Completing the double over bottom markers Dulwich set up a match on the final Tuesday of the season against Carshalton, who were also battling to stay up. Two goals from Glynn made sure that yet again Maidenhead fans were celebrating at York Road in May as the three points meant the Magpies had made it into a second season in the Isthmian League Premier Division. Carshalton were relegated alongside Dulwich and Slough, although the Rebels Wexham Park curse over the Magpies held good to the end, as United lost the Berks & Bucks Cup Final to Chesham in their last appearance at the ground.
With thanks to Mark Smith’s book One For Sorrow Two For Joy for the statistical content of this series.

To read more about this season visit www.mufcheritage.com


Lenny Baryea said...

Opening day at Harrow. Ging for Richard. Think only the Macleods and Les participated. Scalps dyed red!

Croydon away. Gold coins for Chuk. His face when, long after the final whistle, the Tram doors opened and there we were again!

Hitchin in the Cup. Post-match argy bargy with Carl. I think both sides, in the long run, appreciated the other all the more.

Surely the first and only time that Hucknall has been described as ‘somewhat exotic’?!

The atmosphere for the Boxing Day game with Slough was indeed electric – as good as I can remember – and I can still picture Obi’s goal to this day.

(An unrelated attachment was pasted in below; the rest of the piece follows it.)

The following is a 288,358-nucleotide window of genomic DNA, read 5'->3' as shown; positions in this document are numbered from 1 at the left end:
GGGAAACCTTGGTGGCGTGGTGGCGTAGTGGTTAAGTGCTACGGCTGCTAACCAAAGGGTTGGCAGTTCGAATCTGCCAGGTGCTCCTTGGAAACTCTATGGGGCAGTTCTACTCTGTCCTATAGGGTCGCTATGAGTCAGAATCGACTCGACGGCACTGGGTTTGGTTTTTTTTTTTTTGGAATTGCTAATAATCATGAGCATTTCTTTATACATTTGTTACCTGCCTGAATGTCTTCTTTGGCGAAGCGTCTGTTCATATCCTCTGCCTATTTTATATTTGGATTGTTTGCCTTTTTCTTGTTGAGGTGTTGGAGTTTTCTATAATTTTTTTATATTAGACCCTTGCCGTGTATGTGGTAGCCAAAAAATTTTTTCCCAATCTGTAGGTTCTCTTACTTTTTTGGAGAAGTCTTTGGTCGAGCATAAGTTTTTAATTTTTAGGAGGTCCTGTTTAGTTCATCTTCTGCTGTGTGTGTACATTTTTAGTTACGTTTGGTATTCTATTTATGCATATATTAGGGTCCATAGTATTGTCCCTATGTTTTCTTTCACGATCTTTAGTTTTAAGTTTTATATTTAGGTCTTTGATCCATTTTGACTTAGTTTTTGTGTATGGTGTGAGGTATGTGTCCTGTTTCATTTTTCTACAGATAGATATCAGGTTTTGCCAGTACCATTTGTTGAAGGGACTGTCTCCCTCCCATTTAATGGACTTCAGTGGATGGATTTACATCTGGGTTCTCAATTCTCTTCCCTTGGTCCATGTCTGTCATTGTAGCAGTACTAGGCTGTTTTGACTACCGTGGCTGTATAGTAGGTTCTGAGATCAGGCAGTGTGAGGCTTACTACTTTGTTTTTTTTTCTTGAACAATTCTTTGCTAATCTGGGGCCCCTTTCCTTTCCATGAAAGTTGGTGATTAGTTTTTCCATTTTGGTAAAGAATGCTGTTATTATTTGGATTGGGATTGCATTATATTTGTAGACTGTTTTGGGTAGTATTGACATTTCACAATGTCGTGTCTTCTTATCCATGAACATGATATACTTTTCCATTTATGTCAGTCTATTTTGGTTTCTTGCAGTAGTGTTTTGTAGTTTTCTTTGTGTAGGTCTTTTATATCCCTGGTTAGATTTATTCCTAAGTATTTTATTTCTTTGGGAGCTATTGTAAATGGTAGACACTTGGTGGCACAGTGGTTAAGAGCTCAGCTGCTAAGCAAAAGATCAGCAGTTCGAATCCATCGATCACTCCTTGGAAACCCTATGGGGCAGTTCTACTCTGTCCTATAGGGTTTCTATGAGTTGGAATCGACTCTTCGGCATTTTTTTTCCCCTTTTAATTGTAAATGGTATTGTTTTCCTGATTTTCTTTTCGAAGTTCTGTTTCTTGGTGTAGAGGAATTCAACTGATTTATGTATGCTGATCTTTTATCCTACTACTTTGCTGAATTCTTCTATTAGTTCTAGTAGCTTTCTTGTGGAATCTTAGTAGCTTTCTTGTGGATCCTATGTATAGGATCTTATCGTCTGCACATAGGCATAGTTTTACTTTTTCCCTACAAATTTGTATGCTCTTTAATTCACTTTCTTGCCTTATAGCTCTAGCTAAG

Hitchin away in the League – the ‘snow game’ – one of my favourite Maidenhead matches. The photo atop this post was framed on my bedside table for many years.

Aldershot! Adie Allen’s worldie. Nuff said.

The standing ovation as we left the Blyth Spartans clubhouse, followed by the night out in Whitley Bay – truly legendary stuff.

The final at Slough was a downer, though, summed up by my Mum getting hit on the head by a wayward golf ball from the driving range as we exited the ground.

Steve said...

The Harrow game was at home. We started the 01/02 season away at Harrow which I think is what you are referring to.
Hucknall exotic as the first time I'd seen Maidenhead play anywhere that could be described as north